A name without a face Historian hunts for photo of deceased Manitoba soldier

Thousands of kilometres and less than two years apart both a soldier serving in the Second World War and his wife at home died by drowning.

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Thousands of kilometres and less than two years apart both a soldier serving in the Second World War and his wife at home died by drowning.

Now, a retired Dutch diplomat, is trying to find the soldier’s photo — and the pictures of 11 other Manitobans who died in the war, before their images are lost to history.

Pieter Valkenburg, who now lives in Prince Edward Island, is working with the Faces to Graves project at the Canadian War Cemeteries in the Netherlands to create a digital archive with a photo and biography of every Canadian soldier interred in that country. One of the people he is focusing on is Rifleman Tom Chaske of the Royal Winnipeg Rifles.

Valkenburg said the 24-year-old Chaske, who was from the Long Plain First Nation but also lived for a time on the Roseau River First Nation, was part of a crew of soldiers being transported to repair a road, but drowned with six others when they were pinned under a vehicle they were in when it slipped off a dike and flipped over into a flooded field on Dec. 12, 1944.

He said Chaske’s wife, Marjorie, tragically drowned in the Roseau River in southern Manitoba just a year and a half later.

Valkenburg said they have tried, but so far haven’t been able to find any living relatives. The couple’s only child, Elizabeth, died before the war’s end.

As well, Chaske’s parents, Tom and Nyjookwah, of Edwin, Man., his six sisters and a brother all predeceased him.

“It’s hard to find someone when their family has died,” Valkenburg said.

“When I do the research I look at the military service file. I go on Ancestry and through Library and Archives Canada, and I call Legions. Then you have to ask the public.”

Valkenburg said he considers what he is doing a mission because he is still grateful the Canadian Armed Forces helped liberate his country from the German army.

Pieter and other volunteers are helping the Canadian War Cemeteries put together the digital archive of every Canadian soldier interred. (Supplied)

He estimates he has helped find the photos of almost 200 Canadians, but there are about 1,950 soldier grave sites still needing photos. There are 7,650 Canadian soldiers buried in the Netherlands who were killed during the war.

“At some point of time people will be able to see a photograph of the soldier and information about them without going to Europe,” Valkenburg said.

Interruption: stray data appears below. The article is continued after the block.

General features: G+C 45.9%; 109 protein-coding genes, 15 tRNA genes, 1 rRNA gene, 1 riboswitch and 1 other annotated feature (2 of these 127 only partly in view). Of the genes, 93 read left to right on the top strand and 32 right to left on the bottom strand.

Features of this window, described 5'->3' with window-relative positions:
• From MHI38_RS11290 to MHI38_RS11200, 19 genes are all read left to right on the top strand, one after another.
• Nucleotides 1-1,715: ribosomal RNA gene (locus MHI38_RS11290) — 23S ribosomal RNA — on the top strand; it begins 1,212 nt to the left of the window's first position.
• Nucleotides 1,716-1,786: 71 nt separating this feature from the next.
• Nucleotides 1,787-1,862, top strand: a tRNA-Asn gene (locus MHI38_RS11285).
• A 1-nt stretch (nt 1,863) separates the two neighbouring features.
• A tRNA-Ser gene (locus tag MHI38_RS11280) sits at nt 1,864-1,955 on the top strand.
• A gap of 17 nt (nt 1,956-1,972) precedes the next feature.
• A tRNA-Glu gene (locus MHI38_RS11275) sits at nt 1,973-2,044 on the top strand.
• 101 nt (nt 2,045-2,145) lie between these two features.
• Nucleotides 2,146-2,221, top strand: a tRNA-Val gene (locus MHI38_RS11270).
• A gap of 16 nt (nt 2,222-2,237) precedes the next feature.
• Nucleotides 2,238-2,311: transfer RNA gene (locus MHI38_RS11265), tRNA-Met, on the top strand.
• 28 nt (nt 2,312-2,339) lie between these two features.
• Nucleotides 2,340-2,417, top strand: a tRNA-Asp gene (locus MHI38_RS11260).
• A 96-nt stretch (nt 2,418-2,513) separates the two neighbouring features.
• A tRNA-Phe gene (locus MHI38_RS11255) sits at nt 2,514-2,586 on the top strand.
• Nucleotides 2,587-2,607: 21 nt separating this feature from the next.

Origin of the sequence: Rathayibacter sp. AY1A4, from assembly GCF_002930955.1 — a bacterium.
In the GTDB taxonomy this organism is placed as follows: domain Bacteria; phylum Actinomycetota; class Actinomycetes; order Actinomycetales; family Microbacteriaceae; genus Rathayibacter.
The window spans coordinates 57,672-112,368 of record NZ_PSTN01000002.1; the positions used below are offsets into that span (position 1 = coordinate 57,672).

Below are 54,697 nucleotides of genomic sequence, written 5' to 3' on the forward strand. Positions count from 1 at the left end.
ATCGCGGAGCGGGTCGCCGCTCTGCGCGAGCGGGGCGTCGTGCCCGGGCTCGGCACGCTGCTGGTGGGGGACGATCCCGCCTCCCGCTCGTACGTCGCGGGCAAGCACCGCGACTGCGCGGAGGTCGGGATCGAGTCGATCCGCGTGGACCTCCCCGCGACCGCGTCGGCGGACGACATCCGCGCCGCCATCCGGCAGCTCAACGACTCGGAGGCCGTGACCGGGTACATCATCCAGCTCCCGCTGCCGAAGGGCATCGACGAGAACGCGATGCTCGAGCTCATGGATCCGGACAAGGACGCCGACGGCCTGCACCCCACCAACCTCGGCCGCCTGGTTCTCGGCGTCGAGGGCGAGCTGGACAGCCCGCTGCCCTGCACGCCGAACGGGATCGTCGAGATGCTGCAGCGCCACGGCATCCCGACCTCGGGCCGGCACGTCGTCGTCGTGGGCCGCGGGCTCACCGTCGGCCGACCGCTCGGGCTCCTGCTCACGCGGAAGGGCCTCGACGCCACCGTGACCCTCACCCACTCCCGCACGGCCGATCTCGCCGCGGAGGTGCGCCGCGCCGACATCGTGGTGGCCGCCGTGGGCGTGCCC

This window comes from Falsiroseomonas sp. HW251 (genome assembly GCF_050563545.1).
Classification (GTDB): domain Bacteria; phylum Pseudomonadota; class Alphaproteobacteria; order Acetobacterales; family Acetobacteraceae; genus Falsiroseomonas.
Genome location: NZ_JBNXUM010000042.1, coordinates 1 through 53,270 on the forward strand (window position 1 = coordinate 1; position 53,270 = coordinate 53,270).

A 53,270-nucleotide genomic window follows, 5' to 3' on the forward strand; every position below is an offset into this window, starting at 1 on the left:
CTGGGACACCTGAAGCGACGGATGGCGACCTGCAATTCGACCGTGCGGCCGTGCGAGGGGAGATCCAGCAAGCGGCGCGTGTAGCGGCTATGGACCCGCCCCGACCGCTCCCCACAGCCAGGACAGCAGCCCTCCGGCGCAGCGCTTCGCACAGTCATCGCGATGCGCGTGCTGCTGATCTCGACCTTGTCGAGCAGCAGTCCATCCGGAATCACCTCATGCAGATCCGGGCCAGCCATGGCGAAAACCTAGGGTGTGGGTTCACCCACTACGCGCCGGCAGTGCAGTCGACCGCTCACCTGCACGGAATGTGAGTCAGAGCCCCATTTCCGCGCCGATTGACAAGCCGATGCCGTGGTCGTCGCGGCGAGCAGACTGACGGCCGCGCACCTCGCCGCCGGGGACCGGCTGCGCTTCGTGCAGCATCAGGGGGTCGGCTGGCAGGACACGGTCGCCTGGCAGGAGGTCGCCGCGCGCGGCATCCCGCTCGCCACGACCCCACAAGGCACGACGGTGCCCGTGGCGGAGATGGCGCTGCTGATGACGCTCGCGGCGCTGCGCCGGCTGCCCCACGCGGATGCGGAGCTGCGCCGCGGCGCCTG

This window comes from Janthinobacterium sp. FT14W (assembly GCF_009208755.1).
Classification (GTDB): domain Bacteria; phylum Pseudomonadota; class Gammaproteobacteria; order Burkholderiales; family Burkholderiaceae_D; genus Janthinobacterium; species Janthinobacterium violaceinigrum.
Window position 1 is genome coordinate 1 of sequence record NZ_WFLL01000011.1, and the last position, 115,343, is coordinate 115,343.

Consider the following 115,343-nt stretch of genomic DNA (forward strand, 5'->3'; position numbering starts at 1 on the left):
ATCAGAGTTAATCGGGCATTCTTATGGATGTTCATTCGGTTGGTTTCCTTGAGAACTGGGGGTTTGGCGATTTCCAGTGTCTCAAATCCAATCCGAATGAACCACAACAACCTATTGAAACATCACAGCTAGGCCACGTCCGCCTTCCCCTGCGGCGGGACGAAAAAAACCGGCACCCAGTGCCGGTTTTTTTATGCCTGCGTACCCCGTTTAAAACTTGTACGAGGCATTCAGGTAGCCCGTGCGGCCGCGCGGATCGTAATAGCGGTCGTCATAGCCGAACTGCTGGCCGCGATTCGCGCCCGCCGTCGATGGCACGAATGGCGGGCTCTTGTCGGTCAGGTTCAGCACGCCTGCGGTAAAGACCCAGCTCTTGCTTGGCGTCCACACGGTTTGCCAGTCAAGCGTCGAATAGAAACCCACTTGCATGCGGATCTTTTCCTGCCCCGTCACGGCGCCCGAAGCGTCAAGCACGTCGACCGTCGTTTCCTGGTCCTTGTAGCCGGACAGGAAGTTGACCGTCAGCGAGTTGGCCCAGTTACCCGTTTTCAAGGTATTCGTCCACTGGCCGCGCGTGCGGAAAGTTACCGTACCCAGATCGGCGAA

“They want to put a face to every grave.”

Other Manitoba soldiers he is currently looking for are:

  • John Lewis Hughes, of Eriksdale, who was 28 when he was killed on Nov. 2, 1944. He worked as an orderly for a dozen years at the E.M. Crowe Memorial Hospital in Eriksdale, his wife was Irene, his dad was E.G. Hughes, and he had two brothers, three sisters, and two half sisters;
  • Alfred James Flett, of Stony Point, of the 12th Manitoba Dragoons, died on Feb. 8, 1945;
  • Stewart L. Anderson, of Bagota, served with the 12th Manitoba Dragoons, 18th Armoured Car Regiment. He died on April 19, 1945;
  • Roy C. Coates, of Morris died on May 2, 1945. He had been serving with the Royal Canadian Army Service Corps;
  • Samuel G. Engen, of The Pas died on April 23, 1945, while with the Lake Superior Regiment;
  • William J. Hole, of Carman died on April 22, 1945, while serving with the Royal Winnipeg Rifles;
  • Lloyd Edward Kitching, of Winnipeg, died on May 1, 1945, while serving with the Royal Canadian Artillery;
  • Edward A. Munro, of Birch River, died on Oct. 6, 1945, while serving with the Royal Canadian Army Service Corps;
  • Norman W. Robinson, of Souris, died March 31, 1945, while serving with the 1st Canadian Parachute Battalion;
  • Alphonse L. Skalicky, of Magnet, died on April 14, 1945, while with the Saskatoon Light Infantry;
  • And James O. Thomas, of Hodgson, died on May 2, 1045, while serving with the Seaforth Highlanders of Canada.

If a photo is found, Valkenburg can be reached at memorialtrail@gmail.com

kevin.rollason@freepress.mb.ca

Kevin Rollason

Kevin Rollason
Reporter

Kevin Rollason is one of the more versatile reporters at the Winnipeg Free Press. Whether it is covering city hall, the law courts, or general reporting, Rollason can be counted on to not only answer the 5 Ws — Who, What, When, Where and Why — but to do it in an interesting and accessible way for readers.

History

Updated on Friday, November 4, 2022 8:20 PM CDT: Corrects name of organization Faces to Graves, tweaks cutline

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